The Visual System

Parietal Lobe Lesion Quadrantanopia

Fig. 34 The visual pathways as seen from above the brain. Letters A-F refer to visual field defects following lesions in the corresponding brain areas. Circles indicate what the left and right eyes see (the left and right visual fields). Black areas represent visual field defects. A. Constricted field left eye (e.g end-stage glaucoma). When constricted fields are bilateral, it sometimes signifies hysteria. B. Central scotoma (e.g., optic neuritis in multiple sclerosis), C. Total blindness of the left eye. D. Bitemporal hemianopia (e.g., pituitary gland tumor). H. Right homonymous hemianopia (e.g stroke). F. Right superior quadrantanopia.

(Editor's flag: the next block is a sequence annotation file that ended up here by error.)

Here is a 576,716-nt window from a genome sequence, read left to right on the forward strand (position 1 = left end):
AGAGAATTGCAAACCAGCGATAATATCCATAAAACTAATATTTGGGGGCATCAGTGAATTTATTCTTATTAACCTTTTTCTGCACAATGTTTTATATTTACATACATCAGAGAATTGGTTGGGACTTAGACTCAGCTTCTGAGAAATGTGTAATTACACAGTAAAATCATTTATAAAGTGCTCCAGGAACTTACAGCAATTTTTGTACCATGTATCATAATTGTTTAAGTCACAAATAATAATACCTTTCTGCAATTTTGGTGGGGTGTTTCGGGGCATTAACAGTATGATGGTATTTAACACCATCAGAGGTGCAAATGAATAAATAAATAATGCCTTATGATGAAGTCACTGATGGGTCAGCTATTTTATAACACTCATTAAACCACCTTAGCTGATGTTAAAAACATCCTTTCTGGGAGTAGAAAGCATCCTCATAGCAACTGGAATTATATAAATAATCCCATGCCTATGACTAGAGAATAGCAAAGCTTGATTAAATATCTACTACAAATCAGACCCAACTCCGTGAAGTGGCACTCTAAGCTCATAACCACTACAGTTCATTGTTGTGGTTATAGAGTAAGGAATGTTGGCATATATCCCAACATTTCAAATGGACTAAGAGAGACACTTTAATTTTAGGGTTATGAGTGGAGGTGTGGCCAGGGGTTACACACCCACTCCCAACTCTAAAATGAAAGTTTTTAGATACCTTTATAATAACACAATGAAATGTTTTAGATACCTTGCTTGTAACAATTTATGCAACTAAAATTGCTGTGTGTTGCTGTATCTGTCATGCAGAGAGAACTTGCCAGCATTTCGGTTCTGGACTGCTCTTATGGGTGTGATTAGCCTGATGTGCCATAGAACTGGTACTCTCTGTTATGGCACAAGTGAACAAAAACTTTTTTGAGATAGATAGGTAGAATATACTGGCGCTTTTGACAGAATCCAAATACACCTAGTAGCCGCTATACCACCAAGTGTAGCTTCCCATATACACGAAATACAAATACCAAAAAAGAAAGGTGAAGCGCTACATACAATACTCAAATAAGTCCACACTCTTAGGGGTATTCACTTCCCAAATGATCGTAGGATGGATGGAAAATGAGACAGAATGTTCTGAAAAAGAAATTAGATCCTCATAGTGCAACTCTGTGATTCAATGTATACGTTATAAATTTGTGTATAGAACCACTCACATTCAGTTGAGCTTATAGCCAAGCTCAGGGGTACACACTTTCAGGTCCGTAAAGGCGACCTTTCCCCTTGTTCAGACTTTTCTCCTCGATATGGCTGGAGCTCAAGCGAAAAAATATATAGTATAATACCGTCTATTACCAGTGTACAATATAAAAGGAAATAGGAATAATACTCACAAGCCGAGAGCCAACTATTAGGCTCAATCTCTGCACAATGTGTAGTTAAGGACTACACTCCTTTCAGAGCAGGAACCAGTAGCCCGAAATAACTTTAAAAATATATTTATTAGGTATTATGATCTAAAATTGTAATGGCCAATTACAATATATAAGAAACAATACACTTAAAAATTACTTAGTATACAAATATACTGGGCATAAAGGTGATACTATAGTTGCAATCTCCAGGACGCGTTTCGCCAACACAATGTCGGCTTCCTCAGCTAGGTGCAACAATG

Traditional Views Of The Cp

How infected leukocytes or activated T lymphocytes cross the CP is unknown, but it is intuitively obvious that their crossing can have disastrous consequences. The CP might be involved in the CNS entry of activated, myelin-directed autoreactive T lymphocytes during multiple sclerosis (MS). Activated T-lymphocyte infiltration into the brain results in the formation of demyelination plaques that underlie the clinical symptoms of MS. Because these plaques are frequently located in the periventricular area, the CP may constitute a preferential way for T lymphocytes to reach these structures. T lymphocytes and T-lymphocyte chemo-attractants are found in the CSF from MS patients.

TNFa and Semimature DCs